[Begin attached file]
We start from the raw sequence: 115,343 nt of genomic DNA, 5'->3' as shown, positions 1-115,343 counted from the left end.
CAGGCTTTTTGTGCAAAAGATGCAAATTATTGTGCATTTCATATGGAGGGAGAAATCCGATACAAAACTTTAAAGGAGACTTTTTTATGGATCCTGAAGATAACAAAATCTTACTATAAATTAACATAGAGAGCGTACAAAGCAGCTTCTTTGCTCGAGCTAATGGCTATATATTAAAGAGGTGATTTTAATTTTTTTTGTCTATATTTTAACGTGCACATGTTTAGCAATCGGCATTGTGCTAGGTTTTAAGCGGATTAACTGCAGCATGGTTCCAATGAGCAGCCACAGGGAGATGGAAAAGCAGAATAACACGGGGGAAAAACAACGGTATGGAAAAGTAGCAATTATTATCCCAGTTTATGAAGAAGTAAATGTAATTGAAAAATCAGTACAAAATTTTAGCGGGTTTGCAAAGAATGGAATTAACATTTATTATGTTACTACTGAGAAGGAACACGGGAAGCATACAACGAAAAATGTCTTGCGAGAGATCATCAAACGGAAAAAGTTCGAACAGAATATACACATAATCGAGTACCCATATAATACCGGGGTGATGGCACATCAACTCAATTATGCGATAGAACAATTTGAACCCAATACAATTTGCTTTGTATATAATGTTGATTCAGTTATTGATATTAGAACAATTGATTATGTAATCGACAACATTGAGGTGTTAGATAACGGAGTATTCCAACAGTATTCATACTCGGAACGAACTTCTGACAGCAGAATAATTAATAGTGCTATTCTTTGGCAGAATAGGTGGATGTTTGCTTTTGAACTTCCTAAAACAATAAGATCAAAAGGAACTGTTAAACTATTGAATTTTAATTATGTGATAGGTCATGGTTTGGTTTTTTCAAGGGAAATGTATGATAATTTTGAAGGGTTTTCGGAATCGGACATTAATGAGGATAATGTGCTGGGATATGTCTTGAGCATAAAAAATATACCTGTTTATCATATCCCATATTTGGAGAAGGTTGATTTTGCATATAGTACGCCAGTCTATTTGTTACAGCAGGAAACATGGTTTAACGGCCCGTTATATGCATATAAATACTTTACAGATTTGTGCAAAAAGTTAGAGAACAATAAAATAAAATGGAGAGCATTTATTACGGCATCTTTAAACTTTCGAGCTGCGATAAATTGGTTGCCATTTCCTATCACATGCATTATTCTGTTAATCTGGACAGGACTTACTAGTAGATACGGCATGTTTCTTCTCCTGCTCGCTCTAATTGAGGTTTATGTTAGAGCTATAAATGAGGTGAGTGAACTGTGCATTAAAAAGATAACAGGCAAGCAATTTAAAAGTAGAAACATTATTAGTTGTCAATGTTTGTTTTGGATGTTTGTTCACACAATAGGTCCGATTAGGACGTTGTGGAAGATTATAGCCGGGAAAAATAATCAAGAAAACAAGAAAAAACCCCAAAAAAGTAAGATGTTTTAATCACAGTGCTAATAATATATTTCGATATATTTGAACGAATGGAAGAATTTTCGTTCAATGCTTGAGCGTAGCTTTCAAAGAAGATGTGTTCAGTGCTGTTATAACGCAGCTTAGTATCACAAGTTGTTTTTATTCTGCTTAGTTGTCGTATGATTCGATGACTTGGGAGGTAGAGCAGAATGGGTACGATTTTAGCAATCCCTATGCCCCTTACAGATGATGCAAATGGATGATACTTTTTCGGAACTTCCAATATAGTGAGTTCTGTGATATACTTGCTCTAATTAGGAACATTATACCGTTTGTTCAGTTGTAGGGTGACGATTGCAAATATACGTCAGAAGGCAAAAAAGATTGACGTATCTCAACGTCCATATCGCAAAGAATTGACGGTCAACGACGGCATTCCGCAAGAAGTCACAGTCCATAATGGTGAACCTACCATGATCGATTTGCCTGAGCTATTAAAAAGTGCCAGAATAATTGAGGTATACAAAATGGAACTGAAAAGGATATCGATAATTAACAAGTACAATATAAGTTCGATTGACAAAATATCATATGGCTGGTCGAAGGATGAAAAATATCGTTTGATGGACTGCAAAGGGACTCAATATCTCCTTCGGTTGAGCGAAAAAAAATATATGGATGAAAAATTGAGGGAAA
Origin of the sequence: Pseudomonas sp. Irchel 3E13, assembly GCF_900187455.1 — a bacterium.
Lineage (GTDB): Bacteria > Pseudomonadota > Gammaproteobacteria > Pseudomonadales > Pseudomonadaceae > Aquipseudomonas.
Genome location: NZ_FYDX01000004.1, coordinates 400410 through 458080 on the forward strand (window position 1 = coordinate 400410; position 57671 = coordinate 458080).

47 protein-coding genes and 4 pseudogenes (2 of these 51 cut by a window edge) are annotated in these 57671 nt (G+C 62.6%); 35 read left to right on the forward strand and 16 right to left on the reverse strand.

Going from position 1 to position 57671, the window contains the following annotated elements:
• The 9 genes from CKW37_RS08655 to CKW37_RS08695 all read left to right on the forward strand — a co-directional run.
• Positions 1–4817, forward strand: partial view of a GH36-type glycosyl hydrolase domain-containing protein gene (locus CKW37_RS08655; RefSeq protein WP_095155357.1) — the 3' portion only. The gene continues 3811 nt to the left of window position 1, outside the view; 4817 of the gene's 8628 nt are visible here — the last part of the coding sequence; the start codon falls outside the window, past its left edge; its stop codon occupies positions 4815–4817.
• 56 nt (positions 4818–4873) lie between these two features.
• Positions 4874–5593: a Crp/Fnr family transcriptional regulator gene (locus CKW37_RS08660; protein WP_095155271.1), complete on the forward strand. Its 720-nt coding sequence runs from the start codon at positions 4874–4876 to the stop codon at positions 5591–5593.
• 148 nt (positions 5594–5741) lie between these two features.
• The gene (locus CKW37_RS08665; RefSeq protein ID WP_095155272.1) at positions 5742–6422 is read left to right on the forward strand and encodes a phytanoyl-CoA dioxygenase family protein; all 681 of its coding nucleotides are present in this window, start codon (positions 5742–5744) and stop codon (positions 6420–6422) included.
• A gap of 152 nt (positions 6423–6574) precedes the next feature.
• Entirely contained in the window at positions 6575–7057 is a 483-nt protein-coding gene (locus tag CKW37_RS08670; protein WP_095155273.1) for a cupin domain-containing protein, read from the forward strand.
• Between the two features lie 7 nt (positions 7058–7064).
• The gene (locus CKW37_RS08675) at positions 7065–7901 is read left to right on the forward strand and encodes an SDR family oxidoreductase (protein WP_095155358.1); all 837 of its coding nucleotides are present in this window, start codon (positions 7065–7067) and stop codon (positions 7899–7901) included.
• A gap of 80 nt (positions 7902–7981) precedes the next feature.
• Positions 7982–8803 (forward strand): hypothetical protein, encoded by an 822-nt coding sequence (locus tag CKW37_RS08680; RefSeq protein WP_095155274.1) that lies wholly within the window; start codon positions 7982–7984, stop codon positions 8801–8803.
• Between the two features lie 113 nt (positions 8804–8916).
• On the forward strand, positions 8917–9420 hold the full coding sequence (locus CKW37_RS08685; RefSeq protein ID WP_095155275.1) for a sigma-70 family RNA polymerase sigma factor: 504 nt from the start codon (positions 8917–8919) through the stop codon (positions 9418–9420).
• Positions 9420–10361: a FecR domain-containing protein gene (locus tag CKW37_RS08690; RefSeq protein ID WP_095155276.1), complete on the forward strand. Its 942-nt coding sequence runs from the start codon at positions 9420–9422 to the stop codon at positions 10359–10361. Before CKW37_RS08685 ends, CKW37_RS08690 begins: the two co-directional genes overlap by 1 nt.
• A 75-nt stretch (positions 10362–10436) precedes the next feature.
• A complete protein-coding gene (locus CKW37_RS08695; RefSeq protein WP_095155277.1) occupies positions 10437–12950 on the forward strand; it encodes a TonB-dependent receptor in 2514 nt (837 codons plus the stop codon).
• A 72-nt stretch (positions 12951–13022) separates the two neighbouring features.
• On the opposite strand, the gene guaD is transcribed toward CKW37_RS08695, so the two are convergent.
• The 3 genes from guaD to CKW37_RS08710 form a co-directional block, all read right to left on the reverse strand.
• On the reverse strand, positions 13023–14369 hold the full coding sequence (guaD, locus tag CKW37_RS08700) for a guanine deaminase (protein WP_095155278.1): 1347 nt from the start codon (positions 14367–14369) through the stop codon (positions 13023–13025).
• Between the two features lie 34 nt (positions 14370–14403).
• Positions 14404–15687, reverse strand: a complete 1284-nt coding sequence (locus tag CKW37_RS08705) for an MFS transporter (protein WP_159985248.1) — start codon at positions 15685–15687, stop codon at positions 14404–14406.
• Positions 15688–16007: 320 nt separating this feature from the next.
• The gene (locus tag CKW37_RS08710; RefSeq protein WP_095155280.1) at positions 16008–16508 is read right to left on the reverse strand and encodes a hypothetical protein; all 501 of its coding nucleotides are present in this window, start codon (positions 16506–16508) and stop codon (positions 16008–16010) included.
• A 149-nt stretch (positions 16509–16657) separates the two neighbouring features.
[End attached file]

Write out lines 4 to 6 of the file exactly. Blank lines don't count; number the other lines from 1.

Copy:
Lineage (GTDB): Bacteria > Pseudomonadota > Gammaproteobacteria > Pseudomonadales > Pseudomonadaceae > Aquipseudomonas.
Genome location: NZ_FYDX01000004.1, coordinates 400410 through 458080 on the forward strand (window position 1 = coordinate 400410; position 57671 = coordinate 458080).

47 protein-coding genes and 4 pseudogenes (2 of these 51 cut by a window edge) are annotated in these 57671 nt (G+C 62.6%); 35 read left to right on the forward strand and 16 right to left on the reverse strand.